• Join over 1.2 million students every month
  • Accelerate your learning by 29%
  • Unlimited access from just £6.99 per month
Page
  1. 1
    1
  2. 2
    2
  3. 3
    3
  4. 4
    4
  5. 5
    5
  6. 6
    6
  7. 7
    7
  8. 8
    8
  9. 9
    9
  10. 10
    10
  11. 11
    11
  12. 12
    12
  13. 13
    13

Globalisation in Malaysia

Extracts from this document...

Introduction

EC280: International Business Analysis Globalisation in Malaysia Contents: Page: Introduction 1 Malaysia and its economy 1 Globalisation and the challenges Malaysia face 2 Education 3 Corruption 4 Family planning 5 Investing in R&D and ICT 5 Conclusion 6 Bibliography 7 Appendix 1: Map of Malaysia 9 Appendix 2: Table to show Origin of GDP in Malaysia 10 Introduction: This paper is based on the challenges that globalisation presents to Malaysia and assesses how Malaysia is responding to those challenges. Malaysia: Malaysia is located along the southern part of the Southeast Asian peninsula. Countries that neighbour Malaysia include Singapore, Thailand and Indonesia and Philippines (see Appendix 1 for map of Malaysia). The country produces rice, rubber, oil and electronics. The capital, Kuala Lumpur is a centre of international business and boasts one of the world's highest office buildings, the 452 metre high Petronas Twin Towers (Steele, 2000, pg.94). Malaysia's economy has experienced rapid growth since the 1980s, having made the transition from being an agricultural-dependent economy to an industrial-based one. This growth was mostly driven by exports -mainly electronics. Today, Malaysia is one of the biggest exporters of hard drives and memory chips across the world (gov.my). ...read more.

Middle

Education: The demand for education in Malaysia is high, however the standard of it has been criticised for being extremely low and basic, with too much focus on learning and not enough on developing creative and analytical skills. In order for Malaysia to achieve its targeted goal of becoming a fully developed nation by 2020, it needs to create a higher educated and skilled workforce. This can only be done by improving the quality of education. Malaysia needs to change aspects of its curriculum to make it more versatile and innovative, and start focusing more on applying higher technology and developing life and work skills. This will result in a highly-skilled and knowledgeable workforce who possesses IT, creative, critical and analytical skills. These skills can then be used to boost the services sector in Malaysia and sustain high economic growth. Training teachers on how to use new technology and software will ensure higher quality education. Facilities and equipment must be up to date, so teaching is more current and meaningful. Training teachers to use different styles and methods of teaching will help increase the quality of education (unicef.org). Education in Malaysia continues until University (Higher Education). ...read more.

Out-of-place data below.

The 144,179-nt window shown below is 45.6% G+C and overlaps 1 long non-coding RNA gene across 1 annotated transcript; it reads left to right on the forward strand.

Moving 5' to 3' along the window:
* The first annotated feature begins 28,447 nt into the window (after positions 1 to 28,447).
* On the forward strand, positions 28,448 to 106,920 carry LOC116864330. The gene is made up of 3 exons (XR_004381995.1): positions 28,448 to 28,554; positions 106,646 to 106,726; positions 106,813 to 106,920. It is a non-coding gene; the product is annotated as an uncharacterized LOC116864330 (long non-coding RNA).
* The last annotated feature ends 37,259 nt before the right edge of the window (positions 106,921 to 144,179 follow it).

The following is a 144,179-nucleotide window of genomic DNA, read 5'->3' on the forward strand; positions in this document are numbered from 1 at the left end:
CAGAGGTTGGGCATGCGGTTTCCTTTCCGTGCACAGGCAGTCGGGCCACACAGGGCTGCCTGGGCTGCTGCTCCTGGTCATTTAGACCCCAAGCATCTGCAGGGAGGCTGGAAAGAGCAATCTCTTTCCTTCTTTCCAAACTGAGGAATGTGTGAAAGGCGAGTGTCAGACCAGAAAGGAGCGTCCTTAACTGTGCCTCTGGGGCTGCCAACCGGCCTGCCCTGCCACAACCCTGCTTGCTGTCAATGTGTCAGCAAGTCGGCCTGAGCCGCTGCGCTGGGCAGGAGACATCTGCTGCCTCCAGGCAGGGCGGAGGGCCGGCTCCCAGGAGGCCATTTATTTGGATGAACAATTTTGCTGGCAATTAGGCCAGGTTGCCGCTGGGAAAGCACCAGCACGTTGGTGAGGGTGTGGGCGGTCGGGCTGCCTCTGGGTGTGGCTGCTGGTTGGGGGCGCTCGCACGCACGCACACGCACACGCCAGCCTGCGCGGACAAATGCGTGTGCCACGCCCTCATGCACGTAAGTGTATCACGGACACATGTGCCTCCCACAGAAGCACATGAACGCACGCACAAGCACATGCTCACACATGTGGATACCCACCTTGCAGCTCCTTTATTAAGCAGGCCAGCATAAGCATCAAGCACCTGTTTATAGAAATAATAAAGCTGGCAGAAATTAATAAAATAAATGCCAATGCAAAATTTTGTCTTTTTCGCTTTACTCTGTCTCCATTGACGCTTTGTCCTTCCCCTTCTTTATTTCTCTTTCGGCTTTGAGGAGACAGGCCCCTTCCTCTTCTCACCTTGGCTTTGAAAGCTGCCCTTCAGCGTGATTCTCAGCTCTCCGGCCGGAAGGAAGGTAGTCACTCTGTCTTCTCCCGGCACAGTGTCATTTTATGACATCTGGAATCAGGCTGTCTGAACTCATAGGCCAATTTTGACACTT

Conclusion

Malaysia's National Broadband Plan target of penetrating broadband into 25% of households by 2006 failed, and so the government has planned to achieve the target by 2010. To reach this goal, incentives such as free first-time installation schemes were set up. Computer vouchers are also given to low-income families to purchase computers (Malaysian Budget 2008). This scheme would appear to be a positive one, although no data has been released yet, as it gives the whole of Malaysia an opportunity to experiment with ICT and develop important skills. Conclusion: Malaysia's economy has strengthened since the 1980s. It has suffered through the 1997 Asian financial crisis but has successfully recovered, and is likely to do so again as the global economy slows down in 2009. To strengthen further and achieve its target of becoming a developed nation by 2020, Malaysia now needs to focus on developing its service sector by investing more in R&D and ICT, and on education to produce the skilled human capital needed in these fields. Malaysia also needs to eradicate corruption in society and promote a peaceful and harmonious country. This will attract more foreign companies to invest in Malaysia and increase FDI and competition amongst other countries. With hard work and innovation, Malaysia can achieve its full potential and reap the benefits of globalisation. ...read more.